Economic Evaluation in Education
Cost-Effectiveness and Benefit-Cost Analysis
- Henry M. Levin - Teachers College, Columbia University, USA
- Patrick J. McEwan - Wellesley College, USA
- Clive Belfield - Queens College, City University of New York, USA
- A. Brooks Bowden - University of Pennsylvania, USA
- Robert Shand - American University, Washington, DC, USA
The past decade has seen increased attention to cost-effectiveness and benefit-cost analysis in education as administrators are being asked to accomplish more with the same or even fewer resources, philanthropists are keen to calculate their “return on investment” in social programs, and the general public is increasingly scrutinizing how resources are allocated to schools and colleges.
This text (titled Cost-Effectiveness Analysis in its previous editions) is the only full-length book to provide readers with the step-by-step methods they need to plan and implement a benefit-cost analysis in education. The authors examine a range of issues, including how to identify, measure, and distribute costs; how to measure effectiveness, utility, and benefits; and how to incorporate cost evaluations into the decision-making process. The updates to the Third Edition reflect the considerable methodological development in the evaluation literature, and the greater empiricism practiced by education researchers, to help readers learn to apply more advanced methods to their own analyses.
SAGE congratulates author Henry M. Levin, winner of the 2017 AERA Distinguished Contributions to Research in Education Award.
“In order to improve our educational systems, we need to increase our understanding of economic evaluation. This text provides the tools for both practitioners and researchers to achieve this end. This is unequivocally the best text in the field.”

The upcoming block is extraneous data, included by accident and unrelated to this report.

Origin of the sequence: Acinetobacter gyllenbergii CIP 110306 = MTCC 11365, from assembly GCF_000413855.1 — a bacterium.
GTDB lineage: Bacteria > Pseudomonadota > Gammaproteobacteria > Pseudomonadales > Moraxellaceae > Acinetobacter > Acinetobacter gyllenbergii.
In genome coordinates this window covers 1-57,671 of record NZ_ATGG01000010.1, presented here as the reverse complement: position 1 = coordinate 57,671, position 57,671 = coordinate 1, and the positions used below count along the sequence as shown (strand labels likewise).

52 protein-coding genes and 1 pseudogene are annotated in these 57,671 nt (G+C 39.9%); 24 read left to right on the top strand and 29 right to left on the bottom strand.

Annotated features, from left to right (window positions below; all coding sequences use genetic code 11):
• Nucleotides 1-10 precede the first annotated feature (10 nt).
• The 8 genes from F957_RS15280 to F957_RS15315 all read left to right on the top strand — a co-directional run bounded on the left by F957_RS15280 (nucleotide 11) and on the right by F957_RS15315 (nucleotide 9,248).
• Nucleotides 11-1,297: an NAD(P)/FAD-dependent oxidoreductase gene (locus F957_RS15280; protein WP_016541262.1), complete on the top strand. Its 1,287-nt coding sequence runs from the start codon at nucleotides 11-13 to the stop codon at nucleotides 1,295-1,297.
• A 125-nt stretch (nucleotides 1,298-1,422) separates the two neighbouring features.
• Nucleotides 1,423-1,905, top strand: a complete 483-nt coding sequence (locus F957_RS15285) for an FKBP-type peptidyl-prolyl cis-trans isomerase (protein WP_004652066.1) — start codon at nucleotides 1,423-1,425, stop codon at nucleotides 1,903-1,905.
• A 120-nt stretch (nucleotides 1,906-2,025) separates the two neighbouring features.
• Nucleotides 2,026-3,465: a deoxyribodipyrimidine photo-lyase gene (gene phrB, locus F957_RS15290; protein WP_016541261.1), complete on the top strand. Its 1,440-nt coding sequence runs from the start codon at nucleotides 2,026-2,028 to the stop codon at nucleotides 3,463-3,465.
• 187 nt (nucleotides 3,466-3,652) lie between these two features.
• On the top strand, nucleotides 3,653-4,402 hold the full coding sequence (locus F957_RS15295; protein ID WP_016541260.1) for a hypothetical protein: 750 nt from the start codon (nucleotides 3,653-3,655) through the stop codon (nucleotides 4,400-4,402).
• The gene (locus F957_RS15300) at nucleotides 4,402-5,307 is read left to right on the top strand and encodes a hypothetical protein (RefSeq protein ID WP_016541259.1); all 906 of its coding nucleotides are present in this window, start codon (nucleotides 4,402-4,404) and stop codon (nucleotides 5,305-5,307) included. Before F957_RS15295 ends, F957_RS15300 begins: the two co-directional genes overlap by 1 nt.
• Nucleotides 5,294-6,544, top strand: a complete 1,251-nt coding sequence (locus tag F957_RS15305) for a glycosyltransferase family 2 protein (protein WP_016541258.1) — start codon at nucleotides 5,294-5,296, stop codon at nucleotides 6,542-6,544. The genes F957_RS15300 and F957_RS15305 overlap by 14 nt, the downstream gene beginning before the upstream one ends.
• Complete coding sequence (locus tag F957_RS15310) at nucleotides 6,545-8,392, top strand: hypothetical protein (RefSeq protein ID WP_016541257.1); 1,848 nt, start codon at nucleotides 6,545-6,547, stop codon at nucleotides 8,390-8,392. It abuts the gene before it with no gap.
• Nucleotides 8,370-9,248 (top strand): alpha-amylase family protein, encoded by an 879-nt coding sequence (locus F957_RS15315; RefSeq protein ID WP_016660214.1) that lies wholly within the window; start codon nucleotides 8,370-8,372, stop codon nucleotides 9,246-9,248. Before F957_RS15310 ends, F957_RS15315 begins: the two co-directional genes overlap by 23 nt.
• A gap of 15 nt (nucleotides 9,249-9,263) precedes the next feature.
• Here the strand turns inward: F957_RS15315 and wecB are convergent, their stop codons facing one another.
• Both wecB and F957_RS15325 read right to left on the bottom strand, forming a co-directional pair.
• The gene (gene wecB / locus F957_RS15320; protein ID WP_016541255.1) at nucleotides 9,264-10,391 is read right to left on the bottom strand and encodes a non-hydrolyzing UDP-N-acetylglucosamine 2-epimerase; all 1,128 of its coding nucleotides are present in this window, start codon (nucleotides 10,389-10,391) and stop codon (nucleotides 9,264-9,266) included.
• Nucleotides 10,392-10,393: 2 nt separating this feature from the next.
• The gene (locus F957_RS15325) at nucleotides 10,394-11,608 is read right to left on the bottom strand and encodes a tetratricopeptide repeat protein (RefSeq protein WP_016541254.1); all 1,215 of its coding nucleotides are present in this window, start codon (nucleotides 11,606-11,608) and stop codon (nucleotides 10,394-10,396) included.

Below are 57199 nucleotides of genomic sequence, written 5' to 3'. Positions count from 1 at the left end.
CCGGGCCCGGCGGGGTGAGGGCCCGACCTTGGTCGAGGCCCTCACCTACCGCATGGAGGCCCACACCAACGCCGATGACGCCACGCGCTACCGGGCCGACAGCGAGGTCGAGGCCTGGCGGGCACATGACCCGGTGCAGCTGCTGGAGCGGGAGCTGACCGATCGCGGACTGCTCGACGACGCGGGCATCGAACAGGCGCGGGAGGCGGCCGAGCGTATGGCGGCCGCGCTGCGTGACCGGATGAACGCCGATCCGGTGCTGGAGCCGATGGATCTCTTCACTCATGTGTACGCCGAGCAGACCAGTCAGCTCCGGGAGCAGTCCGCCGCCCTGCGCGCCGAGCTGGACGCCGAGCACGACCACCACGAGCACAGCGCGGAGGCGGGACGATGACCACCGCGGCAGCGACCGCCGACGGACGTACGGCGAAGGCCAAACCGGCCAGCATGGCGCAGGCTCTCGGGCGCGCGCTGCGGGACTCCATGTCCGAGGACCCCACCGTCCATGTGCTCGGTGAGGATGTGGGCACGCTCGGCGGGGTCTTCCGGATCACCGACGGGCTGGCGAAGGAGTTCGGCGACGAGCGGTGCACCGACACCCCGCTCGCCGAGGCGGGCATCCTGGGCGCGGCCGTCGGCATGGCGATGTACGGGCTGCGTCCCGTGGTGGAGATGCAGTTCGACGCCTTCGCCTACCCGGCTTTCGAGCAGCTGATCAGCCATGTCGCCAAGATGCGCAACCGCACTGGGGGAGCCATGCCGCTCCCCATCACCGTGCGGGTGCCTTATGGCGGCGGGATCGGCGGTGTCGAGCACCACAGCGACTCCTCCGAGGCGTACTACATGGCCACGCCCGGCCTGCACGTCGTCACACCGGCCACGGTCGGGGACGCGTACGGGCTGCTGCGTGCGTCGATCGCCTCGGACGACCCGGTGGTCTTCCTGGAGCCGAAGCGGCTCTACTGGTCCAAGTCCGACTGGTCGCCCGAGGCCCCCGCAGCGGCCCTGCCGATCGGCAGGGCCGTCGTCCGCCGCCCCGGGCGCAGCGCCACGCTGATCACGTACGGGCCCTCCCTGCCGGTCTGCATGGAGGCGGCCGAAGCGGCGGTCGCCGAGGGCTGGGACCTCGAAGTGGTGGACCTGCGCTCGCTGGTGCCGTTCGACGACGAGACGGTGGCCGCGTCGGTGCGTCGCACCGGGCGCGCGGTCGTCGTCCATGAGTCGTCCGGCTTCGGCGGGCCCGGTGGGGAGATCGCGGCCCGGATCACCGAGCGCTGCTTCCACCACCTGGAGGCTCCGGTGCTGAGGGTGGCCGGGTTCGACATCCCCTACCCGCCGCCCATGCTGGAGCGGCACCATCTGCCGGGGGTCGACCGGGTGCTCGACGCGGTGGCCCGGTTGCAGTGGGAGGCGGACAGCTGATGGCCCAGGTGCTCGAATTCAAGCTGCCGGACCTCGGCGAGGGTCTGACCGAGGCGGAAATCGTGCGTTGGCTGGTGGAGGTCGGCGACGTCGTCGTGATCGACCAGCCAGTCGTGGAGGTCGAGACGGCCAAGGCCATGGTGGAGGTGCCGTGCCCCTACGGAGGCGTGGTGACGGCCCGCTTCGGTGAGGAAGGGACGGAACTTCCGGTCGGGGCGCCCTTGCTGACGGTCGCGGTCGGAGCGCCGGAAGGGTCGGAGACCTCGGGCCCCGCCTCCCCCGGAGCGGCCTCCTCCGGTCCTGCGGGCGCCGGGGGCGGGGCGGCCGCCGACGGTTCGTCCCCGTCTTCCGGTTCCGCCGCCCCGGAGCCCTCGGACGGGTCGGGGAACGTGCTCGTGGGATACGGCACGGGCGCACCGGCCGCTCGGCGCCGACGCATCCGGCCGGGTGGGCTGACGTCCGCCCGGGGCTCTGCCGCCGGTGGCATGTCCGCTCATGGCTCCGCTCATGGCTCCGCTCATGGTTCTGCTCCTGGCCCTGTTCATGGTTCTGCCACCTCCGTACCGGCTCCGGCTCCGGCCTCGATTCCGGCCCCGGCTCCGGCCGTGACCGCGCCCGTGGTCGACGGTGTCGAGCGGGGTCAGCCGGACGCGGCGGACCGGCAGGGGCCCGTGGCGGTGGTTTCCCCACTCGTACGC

“This is a practical and clear text that practitioners can use. The authors make a strong case for the importance of economic evaluations and then provide coherent, sequential, and precise steps for conducting economic evaluations. This is a must-use for any policy methods class.”
“Clear and effective representation of a valuable approach to cost analysis offered by authorities in the field.”
This text offers evaluators a rare opportunity to enhance the effectiveness and utility of their work: Policymakers need information on programs’ effects and their costs if they are to make informed decisions. This text clearly teaches both the ‘how’ and ‘why’ of economic evaluation.
"Sound policymaking requires not just a knowledge of “what works”, but also an understanding of whether the benefits exceed the costs. This volume presents, in a clear and accessible manner, all of the tools essential to making this determination. It’s an excellent resource for policy students and policymakers alike."
Policymakers around the world face the challenge of how to use scarce resources to most effectively improve education. Researchers are supporting their efforts by providing increasingly good evidence on the impacts of a wide range of policy initiatives such as reducing class size, introducing new instructional technologies, and basing teacher compensation on student performance. But since these initiatives have different costs, policymakers find it difficult to use the research evidence. The third edition of Economic Evaluation in Education by Henry Levin and his colleagues provides a valuable resource to researchers who want to make evidence from impact evaluations useful to policymakers. Topics include methods for estimating the costs stemming from initiatives and strategies to compare the cost effectiveness of initiatives with similar objectives. Material new to this third edition includes an expanded description of how to estimate the dollar value of diverse outcomes of education and treatment of different kinds of uncertainty. One strength of the book is the lucid application of up-to-date economics methods to concrete challenges in estimating costs and evaluating benefits. A second is the variety of examples used to illustrate application of methods. A third is the set of discussion questions and exercises at the end of each chapter. These strengths make the book a wise choice as a text in Master’s level courses on making research useful to policymakers.